Even though the digital privacy push has been at the forefront of our minds for over a year, many advertising leaders are still unclear about their plan moving forward.
IAB reported that 41% of media buyers didn’t believe their stakeholders fully understood the ramifications of the loss of cookies and personal identifiers. And Forrester recently surveyed over 100 advertisers in the U.K. and the U.S. Only 23% of the respondents said they had a formal strategy in place for using first-party data.
Since Apple released its iOS 14.5 update that requires apps to ask for consent to tracking across other apps and sites, the effects of the push for privacy have started to sink in.
As advertisers prioritize first-party data, ad tech companies have the challenge and opportunity to partner with customers in new ways.
Apple’s iOS 14.5 has impacted ad tech companies of all sizes
Back when Apple’s privacy update was first announced, many perceived it as a bigger disruption than Google’s sunsetting of the cookie. Now that we have data on how consumers respond to the tracking consent popup, we can explore just how much apps are being hampered by this change.
According to Branch, only about 25% of users give consent to tracking, though that rate varies across apps. This has made customer acquisition costs more expensive for some companies.
”We see a 50% increase in [cost-per-acquisition],” said Ikkjin Ahn, CEO of Moloco, a mobile ad tech software provider to AdAge. “But we will begin to see some downward trends as we introduce better machine learning models, and also adding all the features from SKAdNetwork.” The SKAdNetwork is Apple’s alternative solution for tracking campaign attribution.
Facebook is one of the largest apps affected by these changes, and though they had a profitable quarter, they warned investors about upcoming headwinds caused by this update. With the changes, they’ve invested more in digital storefronts to keep users in the platform directly, capitalizing their massive collection of first-party data.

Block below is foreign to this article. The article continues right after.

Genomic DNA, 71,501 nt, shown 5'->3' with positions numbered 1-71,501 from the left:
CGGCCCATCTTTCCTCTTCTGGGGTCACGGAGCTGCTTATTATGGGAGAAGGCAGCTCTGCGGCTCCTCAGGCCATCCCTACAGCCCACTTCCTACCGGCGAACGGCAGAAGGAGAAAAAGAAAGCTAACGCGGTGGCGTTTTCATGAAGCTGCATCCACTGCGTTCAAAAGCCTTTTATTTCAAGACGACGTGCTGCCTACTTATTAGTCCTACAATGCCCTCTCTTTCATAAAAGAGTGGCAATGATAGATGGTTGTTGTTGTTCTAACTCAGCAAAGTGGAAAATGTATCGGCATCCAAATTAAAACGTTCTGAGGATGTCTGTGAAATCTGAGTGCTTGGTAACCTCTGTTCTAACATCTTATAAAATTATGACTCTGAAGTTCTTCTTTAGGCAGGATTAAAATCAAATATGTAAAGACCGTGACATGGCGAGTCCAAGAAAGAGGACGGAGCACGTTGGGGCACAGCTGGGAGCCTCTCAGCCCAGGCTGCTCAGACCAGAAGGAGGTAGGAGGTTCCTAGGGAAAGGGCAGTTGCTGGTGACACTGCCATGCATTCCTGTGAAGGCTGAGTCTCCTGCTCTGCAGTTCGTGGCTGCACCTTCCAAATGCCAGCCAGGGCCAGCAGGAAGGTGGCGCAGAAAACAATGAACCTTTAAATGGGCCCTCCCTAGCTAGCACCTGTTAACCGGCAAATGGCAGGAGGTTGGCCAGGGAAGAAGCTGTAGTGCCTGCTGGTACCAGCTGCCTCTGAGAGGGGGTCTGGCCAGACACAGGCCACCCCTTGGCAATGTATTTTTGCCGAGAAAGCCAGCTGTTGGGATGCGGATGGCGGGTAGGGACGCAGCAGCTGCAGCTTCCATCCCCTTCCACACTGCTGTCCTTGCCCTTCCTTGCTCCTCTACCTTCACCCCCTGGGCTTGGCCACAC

If a company as large as Facebook is fortalizing their first-party data approach, it’s certain smaller companies and advertisers will have to as well. Those that don’t have a first-party data strategy in place need to figure out a plan. And they need to find the right partners to support them in that process.
First-party data is important, but being sneaky isn’t sustainable
This need for data has led some companies to take part in nontransparent tracking behavior.
For now, some websites have been engaging in bounce tracking or using QR codes to collect digital information. But companies must be careful—the push for privacy regulation is only getting tighter.
Only California, Nevada and Maine have privacy laws in effect right now, but several states have legislation moving forward. Federal lawmakers have also introduced laws regarding the sale of personal information from third-party brokers. Though these laws aren’t in place, Google has already taken action against a company selling location data.
While the U.S. has a system where lawmakers catch up with tech after it’s built, Google and Apple are already taking steps to protect privacy (whether that’s for altruistic reasons or not.)
It’s not only best practice to build a relationship with customers built on trust—but laws will also make it necessary to be open about what data is being collected and stored.
Ad tech companies can help advertisers with first-party data
It’s clear that first-party data will be gold as the digital ecosystem evolves. Many marketers have their work cut out for them, which is why they’ll need the right tech partners who are growing with them.
The Trade Desk is releasing a new solution, Solimar, that allows brands to upload first-party data into its system. This plan is for this data to work in conjunction with the Trade Desk’s Unified ID 2.0 to track users across different sites.
But the Trade Desk doesn’t want to be the only ad tech company innovating. The company announced its new venture capital arm, TD7, that will invest in ad tech startups and serve as a unified network of ad tech companies.
“We want to see more smart ad tech people succeed in small and disciplined companies because that will help the whole industry innovate and grow,” said Jeff Green, co-founder and CEO of The Trade Desk.
There are still many questions surrounding alternative IDs and what will work in the next stages of digital advertising. Even though the next several years will be challenging for the ad tech industry, it’s also a time to be a support to marketers who still want the power of targeted advertising.
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